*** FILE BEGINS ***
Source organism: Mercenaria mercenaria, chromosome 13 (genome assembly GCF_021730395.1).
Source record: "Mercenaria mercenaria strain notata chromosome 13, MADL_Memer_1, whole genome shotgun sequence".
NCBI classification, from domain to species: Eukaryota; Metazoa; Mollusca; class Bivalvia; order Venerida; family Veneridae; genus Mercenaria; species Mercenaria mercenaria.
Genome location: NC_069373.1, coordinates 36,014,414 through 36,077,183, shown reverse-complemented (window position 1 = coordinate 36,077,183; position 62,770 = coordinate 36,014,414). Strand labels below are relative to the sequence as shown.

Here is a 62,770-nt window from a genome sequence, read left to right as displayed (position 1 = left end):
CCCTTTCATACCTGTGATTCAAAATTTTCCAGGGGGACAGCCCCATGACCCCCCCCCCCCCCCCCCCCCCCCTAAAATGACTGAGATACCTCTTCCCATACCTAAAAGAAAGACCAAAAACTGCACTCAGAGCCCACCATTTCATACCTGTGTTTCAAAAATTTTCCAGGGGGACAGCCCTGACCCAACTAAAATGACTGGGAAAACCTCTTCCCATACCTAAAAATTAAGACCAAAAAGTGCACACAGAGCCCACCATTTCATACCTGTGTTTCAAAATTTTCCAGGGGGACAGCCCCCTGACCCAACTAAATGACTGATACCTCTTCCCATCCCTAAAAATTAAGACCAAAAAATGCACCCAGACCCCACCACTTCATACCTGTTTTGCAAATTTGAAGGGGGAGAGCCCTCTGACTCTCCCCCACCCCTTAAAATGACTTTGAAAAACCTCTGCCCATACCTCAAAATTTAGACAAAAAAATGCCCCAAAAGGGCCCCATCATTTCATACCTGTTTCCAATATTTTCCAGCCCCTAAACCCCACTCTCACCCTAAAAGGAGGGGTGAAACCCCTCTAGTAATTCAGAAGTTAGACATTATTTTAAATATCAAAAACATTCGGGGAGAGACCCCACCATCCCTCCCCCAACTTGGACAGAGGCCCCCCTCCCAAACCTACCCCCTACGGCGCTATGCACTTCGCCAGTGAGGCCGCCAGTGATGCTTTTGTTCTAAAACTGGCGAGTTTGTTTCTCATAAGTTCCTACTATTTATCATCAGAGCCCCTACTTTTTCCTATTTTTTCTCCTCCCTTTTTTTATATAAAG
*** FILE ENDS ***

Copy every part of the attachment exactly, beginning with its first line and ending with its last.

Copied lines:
Source organism: Mercenaria mercenaria, chromosome 13 (genome assembly GCF_021730395.1).
Source record: "Mercenaria mercenaria strain notata chromosome 13, MADL_Memer_1, whole genome shotgun sequence".
NCBI classification, from domain to species: Eukaryota; Metazoa; Mollusca; class Bivalvia; order Venerida; family Veneridae; genus Mercenaria; species Mercenaria mercenaria.
Genome location: NC_069373.1, coordinates 36,014,414 through 36,077,183, shown reverse-complemented (window position 1 = coordinate 36,077,183; position 62,770 = coordinate 36,014,414). Strand labels below are relative to the sequence as shown.

Here is a 62,770-nt window from a genome sequence, read left to right as displayed (position 1 = left end):
CCCTTTCATACCTGTGATTCAAAATTTTCCAGGGGGACAGCCCCATGACCCCCCCCCCCCCCCCCCCCCCCCTAAAATGACTGAGATACCTCTTCCCATACCTAAAAGAAAGACCAAAAACTGCACTCAGAGCCCACCATTTCATACCTGTGTTTCAAAAATTTTCCAGGGGGACAGCCCTGACCCAACTAAAATGACTGGGAAAACCTCTTCCCATACCTAAAAATTAAGACCAAAAAGTGCACACAGAGCCCACCATTTCATACCTGTGTTTCAAAATTTTCCAGGGGGACAGCCCCCTGACCCAACTAAATGACTGATACCTCTTCCCATCCCTAAAAATTAAGACCAAAAAATGCACCCAGACCCCACCACTTCATACCTGTTTTGCAAATTTGAAGGGGGAGAGCCCTCTGACTCTCCCCCACCCCTTAAAATGACTTTGAAAAACCTCTGCCCATACCTCAAAATTTAGACAAAAAAATGCCCCAAAAGGGCCCCATCATTTCATACCTGTTTCCAATATTTTCCAGCCCCTAAACCCCACTCTCACCCTAAAAGGAGGGGTGAAACCCCTCTAGTAATTCAGAAGTTAGACATTATTTTAAATATCAAAAACATTCGGGGAGAGACCCCACCATCCCTCCCCCAACTTGGACAGAGGCCCCCCTCCCAAACCTACCCCCTACGGCGCTATGCACTTCGCCAGTGAGGCCGCCAGTGATGCTTTTGTTCTAAAACTGGCGAGTTTGTTTCTCATAAGTTCCTACTATTTATCATCAGAGCCCCTACTTTTTCCTATTTTTTCTCCTCCCTTTTTTTATATAAAG